The perception of ragtime as the basic syncopated rhythm and jazz as instrumental colour which is clearly asserted in song lyrics, is also the basis of an early definition of jazz, written by Robert Mendl, author of the first British book on jazz:

Strictly speaking, jazz has nothing whatever to do with rhythm: it is solely concerned with instrumentation, and it would be possible to have jazz music that is not syncopated at all.  You cannot play jazz music as a pianoforte solo: if you perform syncopated dance music on the pianoforte it is ragtime, not jazz.  It only becomes jazz when it is played on a jazz orchestra. [7] FN

This definition is clearly very different to the way in which jazz is generally described today, but however strange Mendl's ideas may sound, the fact that it largely concurs with the way in which jazz was presented in popular song suggests that it is an accurate representation of the image of jazz in Britain in the early twentieth century.

Jazz was clearly perceived in Britain as part of a larger category of music defined by Mendl as 'modern syncopated dance music'.  Initially the word 'jazz' was a vague, all-embracing term for current syncopated dance music in Britain, but jazz quickly developed a strong image as a radical new music that was representative of the spirit of the age in Britain.  It had exotic and escapist associations that were desirable in the aftermath of War, and was closely linked with the massive growth of dance as a main post-war recreational activity, and particularly with the development of improvised dance that encouraged social and even sexual freedom, particularly for women.  This clearly established jazz as fundamentally different to earlier dance music in Britain, even before the musical characteristics of the style were understood.  Therefore, as soon as any musically distinguishing features emerged, these became accepted and established as the definitive elements of the jazz style.

The fact that the image of jazz portrayed in songs is also consistent with the way in which it was presented by the Original Dixieland Jazz Band from America gives an indication of the strength of their influence.  This band established an image of jazz as being primarily concerned with the kind of noisy, comical instrumental effects that are clearly presented in song lyrics and accompaniments.  Also, the rejection of the banjo – which was strongly symbolic of black music-making – by this group also implies a rejection of the origins of jazz in black music, which became explicit when later the group claimed to have 'invented' jazz.  This is reflected in the fact that black performers are rarely mentioned in songs, which suggests that the black origins of the music were not a significant part of the British understanding of jazz.  Thus, the image of jazz that was presented in sheet music served to disseminate further and establish as seminal the performances of these white men who, in 1919, presented jazz in Britain in such a way that 'the blind prejudice felt by many towards what they think is jazz can be traced straight back to Original Dixieland Jazz Band's comic hats'. [8] FN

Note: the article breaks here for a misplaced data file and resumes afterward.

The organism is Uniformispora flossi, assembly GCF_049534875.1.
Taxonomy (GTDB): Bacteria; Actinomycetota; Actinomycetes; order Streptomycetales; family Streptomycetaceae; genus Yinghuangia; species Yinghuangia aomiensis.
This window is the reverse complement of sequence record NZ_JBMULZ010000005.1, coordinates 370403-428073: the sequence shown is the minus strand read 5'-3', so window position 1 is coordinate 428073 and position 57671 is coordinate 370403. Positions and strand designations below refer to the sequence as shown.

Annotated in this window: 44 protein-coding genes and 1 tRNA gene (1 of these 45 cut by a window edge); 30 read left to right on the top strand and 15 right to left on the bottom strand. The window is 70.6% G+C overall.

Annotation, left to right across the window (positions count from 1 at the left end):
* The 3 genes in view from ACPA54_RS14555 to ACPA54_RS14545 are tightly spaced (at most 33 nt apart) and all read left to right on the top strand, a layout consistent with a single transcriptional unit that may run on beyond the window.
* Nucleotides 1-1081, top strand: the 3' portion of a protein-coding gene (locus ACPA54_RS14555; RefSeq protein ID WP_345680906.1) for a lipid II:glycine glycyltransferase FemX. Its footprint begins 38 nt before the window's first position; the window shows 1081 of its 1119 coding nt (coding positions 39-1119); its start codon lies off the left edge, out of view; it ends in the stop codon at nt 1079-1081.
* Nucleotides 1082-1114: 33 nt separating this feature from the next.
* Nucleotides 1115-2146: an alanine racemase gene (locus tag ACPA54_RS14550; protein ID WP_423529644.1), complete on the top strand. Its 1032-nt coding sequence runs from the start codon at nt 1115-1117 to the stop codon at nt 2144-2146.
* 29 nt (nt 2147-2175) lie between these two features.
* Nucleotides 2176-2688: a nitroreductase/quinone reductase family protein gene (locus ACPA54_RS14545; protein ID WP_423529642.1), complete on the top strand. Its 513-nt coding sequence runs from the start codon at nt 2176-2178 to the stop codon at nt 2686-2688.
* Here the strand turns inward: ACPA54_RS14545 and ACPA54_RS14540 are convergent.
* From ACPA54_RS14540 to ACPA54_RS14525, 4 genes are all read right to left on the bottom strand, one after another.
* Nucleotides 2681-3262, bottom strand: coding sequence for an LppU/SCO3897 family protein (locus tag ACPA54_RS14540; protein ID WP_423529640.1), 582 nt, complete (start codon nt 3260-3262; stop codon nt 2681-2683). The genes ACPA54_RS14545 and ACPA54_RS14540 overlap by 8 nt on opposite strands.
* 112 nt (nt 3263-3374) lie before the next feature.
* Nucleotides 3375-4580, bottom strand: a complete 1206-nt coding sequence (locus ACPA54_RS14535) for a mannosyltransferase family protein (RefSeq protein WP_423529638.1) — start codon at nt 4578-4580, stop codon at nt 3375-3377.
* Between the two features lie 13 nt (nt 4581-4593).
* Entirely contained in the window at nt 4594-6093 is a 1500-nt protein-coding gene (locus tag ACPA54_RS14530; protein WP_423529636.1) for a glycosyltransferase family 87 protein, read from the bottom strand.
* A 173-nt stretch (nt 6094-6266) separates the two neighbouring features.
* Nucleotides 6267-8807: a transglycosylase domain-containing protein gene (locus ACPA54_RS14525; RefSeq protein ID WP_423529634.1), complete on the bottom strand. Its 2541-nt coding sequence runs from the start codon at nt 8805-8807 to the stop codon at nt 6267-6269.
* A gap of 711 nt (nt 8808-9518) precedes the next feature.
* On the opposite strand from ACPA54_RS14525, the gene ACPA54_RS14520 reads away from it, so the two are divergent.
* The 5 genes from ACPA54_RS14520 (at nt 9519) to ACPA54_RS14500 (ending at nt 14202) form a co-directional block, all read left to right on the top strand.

1  Ehrlich, Cyril, Harmonious Alliance: A History of the Performing Right Society (Oxford: Oxford University Press, 1989), 5.
2  Ehrlich, Cyril, The Piano: a History (Oxford: Clarendon Press, 1990), 91.

3  For the purpose of this study, I examined around 50 pieces of music in the printed music collection of the British Library, and restricted my research to songs published in London, to ensure that the songs would be known in Britain. The songs are referenced in the text using the British Library volume number.
4  See, for example, 'Jazz Dancing: A Canon's Denunciation' in The Times (London 15/3/1919), 7;  'Wild Dances and Hideous Clothes: Sir Dyce Duckworth on Degraded Morals' in The Times (London, 18/3/1919), 7; and 'Jazz-thoughts and Some Older Ones' in The Times (London, 29/4/1919), 15. Back
5  The following table shows the number of incidences of the words 'coon' and 'nigger' in titles of songs published in London in the British Library Collection:

   Nigger  Coon
1880-1890  6  2
1891-1900  9  69
1901-1910  12  140
1911-1920  3  23
1921-1930  2  0 Back

6  'The Art of Jazz: Drummer as Chief Conspirator', The Times (London, 14/1/1919), 11. Back
7  Mendl, Robert W. S., The Appeal of Jazz (Glasgow: Robert Maclehose, 1927), 45-6.  Back
8  Harris, R., Jazz (Middlesex: Penguin, 1957), 201. Back

Further references

Bradley, J., Dancing Through Life (London: Hollis and Carter, 1947)
Leppert, R., Music and Image: Domesticity, ideology and socio-cultural formation in eighteenth-century England (Cambridge: Cambridge University Press, 1988)
Moseley, S. A. (ed.), Brightest Spots in Brighter London: A Comprehensive Guide to London Amusements, Shopping Centres and Features of Interest to the Visitor (London: Stanley Paul, 1924)
Nelson, S. R., All About Jazz (London: Heath Cranton Ltd, 1934)

I would like to thank the Arts and Humanities Research Board for the studentship grant in support of my PhD research.


© Catherine Parsonage, 2001